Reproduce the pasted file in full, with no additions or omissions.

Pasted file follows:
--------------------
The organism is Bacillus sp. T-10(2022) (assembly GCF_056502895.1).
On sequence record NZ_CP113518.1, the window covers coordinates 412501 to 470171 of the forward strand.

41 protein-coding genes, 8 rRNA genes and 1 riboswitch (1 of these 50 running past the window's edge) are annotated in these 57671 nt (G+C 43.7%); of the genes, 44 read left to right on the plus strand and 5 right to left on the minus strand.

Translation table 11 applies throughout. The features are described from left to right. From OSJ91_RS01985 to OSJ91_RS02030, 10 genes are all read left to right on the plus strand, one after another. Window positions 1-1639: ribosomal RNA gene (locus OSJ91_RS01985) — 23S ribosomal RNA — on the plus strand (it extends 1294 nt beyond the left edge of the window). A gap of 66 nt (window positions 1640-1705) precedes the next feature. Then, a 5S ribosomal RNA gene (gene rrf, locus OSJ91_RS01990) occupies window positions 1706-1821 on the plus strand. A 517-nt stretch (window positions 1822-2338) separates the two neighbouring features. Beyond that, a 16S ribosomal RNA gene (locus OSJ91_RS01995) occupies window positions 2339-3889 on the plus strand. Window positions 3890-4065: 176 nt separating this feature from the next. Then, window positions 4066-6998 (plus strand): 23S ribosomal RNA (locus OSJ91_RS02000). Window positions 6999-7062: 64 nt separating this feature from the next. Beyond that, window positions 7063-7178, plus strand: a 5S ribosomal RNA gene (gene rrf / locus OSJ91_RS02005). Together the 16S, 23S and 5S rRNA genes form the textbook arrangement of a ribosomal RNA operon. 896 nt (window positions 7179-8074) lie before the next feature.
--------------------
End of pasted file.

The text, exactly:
The organism is Bacillus sp. T-10(2022) (assembly GCF_056502895.1).
On sequence record NZ_CP113518.1, the window covers coordinates 412501 to 470171 of the forward strand.

41 protein-coding genes, 8 rRNA genes and 1 riboswitch (1 of these 50 running past the window's edge) are annotated in these 57671 nt (G+C 43.7%); of the genes, 44 read left to right on the plus strand and 5 right to left on the minus strand.

Translation table 11 applies throughout. The features are described from left to right. From OSJ91_RS01985 to OSJ91_RS02030, 10 genes are all read left to right on the plus strand, one after another. Window positions 1-1639: ribosomal RNA gene (locus OSJ91_RS01985) — 23S ribosomal RNA — on the plus strand (it extends 1294 nt beyond the left edge of the window). A gap of 66 nt (window positions 1640-1705) precedes the next feature. Then, a 5S ribosomal RNA gene (gene rrf, locus OSJ91_RS01990) occupies window positions 1706-1821 on the plus strand. A 517-nt stretch (window positions 1822-2338) separates the two neighbouring features. Beyond that, a 16S ribosomal RNA gene (locus OSJ91_RS01995) occupies window positions 2339-3889 on the plus strand. Window positions 3890-4065: 176 nt separating this feature from the next. Then, window positions 4066-6998 (plus strand): 23S ribosomal RNA (locus OSJ91_RS02000). Window positions 6999-7062: 64 nt separating this feature from the next. Beyond that, window positions 7063-7178, plus strand: a 5S ribosomal RNA gene (gene rrf / locus OSJ91_RS02005). Together the 16S, 23S and 5S rRNA genes form the textbook arrangement of a ribosomal RNA operon. 896 nt (window positions 7179-8074) lie before the next feature.